- The Washington Times - Friday, March 13, 2009

SEATTLE (AP) - A Seattle-area man has admitted trying to sell a stolen bookmark that reportedly was given to Adolf Hitler by his mistress after the Nazis lost the Battle of Stalingrad in World War II.

Christian Popescu, 37, of suburban Kenmore, who emigrated to the area about 12 years ago from Constanta, Romania, pleaded guilty Thursday in U.S. District Court to the sale or receipt of stolen goods.

The 18-carat gold bookmark, engraved with a portrait of Hitler, an imperial eagle and a swastika, was forfeited to the U.S. government.

Police in Spain said three men took it and some jewelry from a glass display case at the auction house Duran Subastas de Arte in Madrid during working hours on Oct. 16, 2002.

Reportedly given to Hitler by Eva Braun after the Nazis surrendered at Stalingrad, the turning point in their invasion of the Soviet Union, the bookmark is inscribed, “My Adolf, don’t worry … (the loss) was only an inconvenience that will not break your certainty of victory. My love for you will be eternal, as our Reich will be eternal. Always yours, Eva. 3-2-43.”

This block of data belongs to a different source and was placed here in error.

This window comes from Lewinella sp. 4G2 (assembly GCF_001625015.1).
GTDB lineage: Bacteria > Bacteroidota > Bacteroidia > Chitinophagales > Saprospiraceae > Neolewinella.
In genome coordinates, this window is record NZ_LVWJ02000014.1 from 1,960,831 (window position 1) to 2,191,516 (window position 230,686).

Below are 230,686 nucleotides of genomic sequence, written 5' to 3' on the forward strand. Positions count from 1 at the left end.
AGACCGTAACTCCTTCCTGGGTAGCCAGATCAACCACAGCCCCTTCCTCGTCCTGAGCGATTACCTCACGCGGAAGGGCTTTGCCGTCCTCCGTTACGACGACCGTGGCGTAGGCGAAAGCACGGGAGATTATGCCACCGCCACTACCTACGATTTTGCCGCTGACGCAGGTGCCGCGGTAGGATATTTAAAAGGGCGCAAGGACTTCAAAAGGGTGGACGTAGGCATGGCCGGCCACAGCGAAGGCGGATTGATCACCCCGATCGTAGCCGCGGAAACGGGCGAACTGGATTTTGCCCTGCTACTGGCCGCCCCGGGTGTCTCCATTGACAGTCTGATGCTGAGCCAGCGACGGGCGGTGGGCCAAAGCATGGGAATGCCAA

Some antiques experts have questioned its authenticity, but federal agents said the theft made it illegal for Popescu to arrange to sell the bookmark Nov. 25 to an undercover agent for $100,000 outside a Starbucks store in suburban Bellevue.

According to documents filed in court, an informant told authorities Popescu had been trying to sell the bookmark in the area for $150,000. The informant helped to arrange the sale for the lower amount, investigators wrote.

Popescu told the undercover agent a necklace stolen at the same time had been melted down but that the bookmark was more valuable intact.

The auction house paid the owner of the bookmark _ described by a spokesman for the business only as a Brazilian _ about $10,000 after the heist, and an insurance company subsequently reimbursed the auction house. According to court documents, Spanish authorities estimate its value at $13,000 to $17,000.

Emily Langlie, a spokeswoman for the U.S. attorney’s office, said Thursday it was unclear where the bookmark will be sent after Popescu is sentenced on June 12. He faces as much as 10 years in prison.

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